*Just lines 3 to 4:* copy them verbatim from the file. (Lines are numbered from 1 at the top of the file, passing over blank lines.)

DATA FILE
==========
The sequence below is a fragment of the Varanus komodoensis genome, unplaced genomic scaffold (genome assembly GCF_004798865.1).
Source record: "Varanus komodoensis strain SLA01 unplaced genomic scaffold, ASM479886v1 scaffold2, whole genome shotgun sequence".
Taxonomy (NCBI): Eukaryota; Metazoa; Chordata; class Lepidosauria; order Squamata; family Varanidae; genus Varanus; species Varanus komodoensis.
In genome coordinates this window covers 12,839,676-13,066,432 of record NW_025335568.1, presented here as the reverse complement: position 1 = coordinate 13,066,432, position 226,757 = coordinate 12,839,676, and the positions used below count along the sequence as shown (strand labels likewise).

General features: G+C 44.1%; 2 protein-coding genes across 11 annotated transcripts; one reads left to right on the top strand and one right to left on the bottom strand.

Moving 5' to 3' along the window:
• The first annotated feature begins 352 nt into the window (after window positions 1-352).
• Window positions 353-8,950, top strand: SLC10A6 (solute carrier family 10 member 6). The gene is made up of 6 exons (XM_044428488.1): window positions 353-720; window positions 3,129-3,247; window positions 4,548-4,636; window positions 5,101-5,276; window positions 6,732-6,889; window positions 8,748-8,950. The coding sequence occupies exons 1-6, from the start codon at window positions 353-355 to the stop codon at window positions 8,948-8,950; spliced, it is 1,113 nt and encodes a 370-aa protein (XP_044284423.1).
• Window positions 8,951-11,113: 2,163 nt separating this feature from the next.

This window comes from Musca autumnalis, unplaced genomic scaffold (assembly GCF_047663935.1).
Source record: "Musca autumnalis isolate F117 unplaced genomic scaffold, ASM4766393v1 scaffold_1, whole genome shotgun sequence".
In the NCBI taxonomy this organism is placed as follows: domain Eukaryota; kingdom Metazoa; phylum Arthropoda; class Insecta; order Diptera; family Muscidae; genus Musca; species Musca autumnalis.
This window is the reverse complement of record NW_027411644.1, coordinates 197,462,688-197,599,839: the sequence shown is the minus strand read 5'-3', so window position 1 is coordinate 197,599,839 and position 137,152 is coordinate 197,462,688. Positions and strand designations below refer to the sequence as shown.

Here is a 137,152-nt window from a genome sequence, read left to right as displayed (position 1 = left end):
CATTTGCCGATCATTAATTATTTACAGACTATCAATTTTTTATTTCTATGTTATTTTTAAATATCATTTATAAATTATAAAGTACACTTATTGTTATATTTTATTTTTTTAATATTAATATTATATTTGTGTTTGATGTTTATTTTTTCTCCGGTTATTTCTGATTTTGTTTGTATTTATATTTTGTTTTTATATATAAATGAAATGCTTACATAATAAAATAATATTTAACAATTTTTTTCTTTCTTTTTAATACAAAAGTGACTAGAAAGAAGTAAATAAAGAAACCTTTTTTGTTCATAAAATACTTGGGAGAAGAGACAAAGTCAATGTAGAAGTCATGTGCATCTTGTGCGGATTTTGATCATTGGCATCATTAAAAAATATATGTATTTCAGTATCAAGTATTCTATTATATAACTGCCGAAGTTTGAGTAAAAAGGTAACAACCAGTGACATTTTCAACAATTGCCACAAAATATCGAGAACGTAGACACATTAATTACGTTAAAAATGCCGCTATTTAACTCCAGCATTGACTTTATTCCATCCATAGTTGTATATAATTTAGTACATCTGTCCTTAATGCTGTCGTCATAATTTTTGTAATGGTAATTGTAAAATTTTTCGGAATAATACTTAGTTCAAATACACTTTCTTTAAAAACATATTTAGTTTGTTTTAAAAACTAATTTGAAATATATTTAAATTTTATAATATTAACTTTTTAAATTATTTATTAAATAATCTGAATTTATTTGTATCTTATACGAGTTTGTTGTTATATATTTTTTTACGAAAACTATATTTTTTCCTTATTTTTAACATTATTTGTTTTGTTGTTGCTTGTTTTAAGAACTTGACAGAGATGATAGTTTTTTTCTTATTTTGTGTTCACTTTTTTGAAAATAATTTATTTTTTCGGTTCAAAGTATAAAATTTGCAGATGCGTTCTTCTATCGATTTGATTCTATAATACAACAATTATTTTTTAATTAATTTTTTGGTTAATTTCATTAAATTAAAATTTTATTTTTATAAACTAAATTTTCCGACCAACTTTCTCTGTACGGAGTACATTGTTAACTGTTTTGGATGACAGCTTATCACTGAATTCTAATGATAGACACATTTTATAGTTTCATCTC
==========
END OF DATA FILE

Taxonomy (NCBI): Eukaryota; Metazoa; Chordata; class Lepidosauria; order Squamata; family Varanidae; genus Varanus; species Varanus komodoensis.
In genome coordinates this window covers 12,839,676-13,066,432 of record NW_025335568.1, presented here as the reverse complement: position 1 = coordinate 13,066,432, position 226,757 = coordinate 12,839,676, and the positions used below count along the sequence as shown (strand labels likewise).